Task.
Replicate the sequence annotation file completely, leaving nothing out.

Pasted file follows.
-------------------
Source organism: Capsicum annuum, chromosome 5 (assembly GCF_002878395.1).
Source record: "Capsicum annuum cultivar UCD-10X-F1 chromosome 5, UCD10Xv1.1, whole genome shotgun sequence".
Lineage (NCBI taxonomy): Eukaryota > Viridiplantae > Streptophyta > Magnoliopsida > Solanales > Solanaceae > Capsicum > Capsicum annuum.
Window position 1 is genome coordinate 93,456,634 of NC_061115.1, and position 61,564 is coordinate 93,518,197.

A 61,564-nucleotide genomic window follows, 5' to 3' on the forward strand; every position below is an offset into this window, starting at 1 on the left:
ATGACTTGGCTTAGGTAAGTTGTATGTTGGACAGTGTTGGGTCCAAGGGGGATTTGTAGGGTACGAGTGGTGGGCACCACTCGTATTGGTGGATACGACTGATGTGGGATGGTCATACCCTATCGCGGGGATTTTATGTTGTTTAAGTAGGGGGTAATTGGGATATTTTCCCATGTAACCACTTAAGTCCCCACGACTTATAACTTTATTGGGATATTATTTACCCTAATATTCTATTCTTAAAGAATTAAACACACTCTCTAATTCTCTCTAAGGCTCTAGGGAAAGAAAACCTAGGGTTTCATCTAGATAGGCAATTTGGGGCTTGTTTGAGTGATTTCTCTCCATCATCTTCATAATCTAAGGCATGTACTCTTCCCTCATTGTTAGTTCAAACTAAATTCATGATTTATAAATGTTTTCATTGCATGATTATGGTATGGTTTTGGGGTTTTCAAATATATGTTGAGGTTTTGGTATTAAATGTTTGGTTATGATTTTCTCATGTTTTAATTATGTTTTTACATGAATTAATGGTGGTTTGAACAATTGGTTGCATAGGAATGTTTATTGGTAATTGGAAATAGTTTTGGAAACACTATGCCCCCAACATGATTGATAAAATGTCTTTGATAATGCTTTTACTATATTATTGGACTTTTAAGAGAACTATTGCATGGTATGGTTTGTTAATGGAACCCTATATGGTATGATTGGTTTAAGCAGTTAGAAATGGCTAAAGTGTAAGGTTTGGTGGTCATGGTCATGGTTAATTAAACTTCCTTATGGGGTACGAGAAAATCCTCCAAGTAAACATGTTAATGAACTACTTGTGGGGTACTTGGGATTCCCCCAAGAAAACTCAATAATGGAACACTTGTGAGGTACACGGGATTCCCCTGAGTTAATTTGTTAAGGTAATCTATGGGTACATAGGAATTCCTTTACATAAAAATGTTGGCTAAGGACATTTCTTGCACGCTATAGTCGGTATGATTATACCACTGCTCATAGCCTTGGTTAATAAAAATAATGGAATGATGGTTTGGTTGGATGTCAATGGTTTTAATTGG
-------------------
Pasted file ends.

Source organism: Capsicum annuum, chromosome 5 (assembly GCF_002878395.1).
Source record: "Capsicum annuum cultivar UCD-10X-F1 chromosome 5, UCD10Xv1.1, whole genome shotgun sequence".
Lineage (NCBI taxonomy): Eukaryota > Viridiplantae > Streptophyta > Magnoliopsida > Solanales > Solanaceae > Capsicum > Capsicum annuum.
Window position 1 is genome coordinate 93,456,634 of NC_061115.1, and position 61,564 is coordinate 93,518,197.

A 61,564-nucleotide genomic window follows, 5' to 3' on the forward strand; every position below is an offset into this window, starting at 1 on the left:
ATGACTTGGCTTAGGTAAGTTGTATGTTGGACAGTGTTGGGTCCAAGGGGGATTTGTAGGGTACGAGTGGTGGGCACCACTCGTATTGGTGGATACGACTGATGTGGGATGGTCATACCCTATCGCGGGGATTTTATGTTGTTTAAGTAGGGGGTAATTGGGATATTTTCCCATGTAACCACTTAAGTCCCCACGACTTATAACTTTATTGGGATATTATTTACCCTAATATTCTATTCTTAAAGAATTAAACACACTCTCTAATTCTCTCTAAGGCTCTAGGGAAAGAAAACCTAGGGTTTCATCTAGATAGGCAATTTGGGGCTTGTTTGAGTGATTTCTCTCCATCATCTTCATAATCTAAGGCATGTACTCTTCCCTCATTGTTAGTTCAAACTAAATTCATGATTTATAAATGTTTTCATTGCATGATTATGGTATGGTTTTGGGGTTTTCAAATATATGTTGAGGTTTTGGTATTAAATGTTTGGTTATGATTTTCTCATGTTTTAATTATGTTTTTACATGAATTAATGGTGGTTTGAACAATTGGTTGCATAGGAATGTTTATTGGTAATTGGAAATAGTTTTGGAAACACTATGCCCCCAACATGATTGATAAAATGTCTTTGATAATGCTTTTACTATATTATTGGACTTTTAAGAGAACTATTGCATGGTATGGTTTGTTAATGGAACCCTATATGGTATGATTGGTTTAAGCAGTTAGAAATGGCTAAAGTGTAAGGTTTGGTGGTCATGGTCATGGTTAATTAAACTTCCTTATGGGGTACGAGAAAATCCTCCAAGTAAACATGTTAATGAACTACTTGTGGGGTACTTGGGATTCCCCCAAGAAAACTCAATAATGGAACACTTGTGAGGTACACGGGATTCCCCTGAGTTAATTTGTTAAGGTAATCTATGGGTACATAGGAATTCCTTTACATAAAAATGTTGGCTAAGGACATTTCTTGCACGCTATAGTCGGTATGATTATACCACTGCTCATAGCCTTGGTTAATAAAAATAATGGAATGATGGTTTGGTTGGATGTCAATGGTTTTAATTGG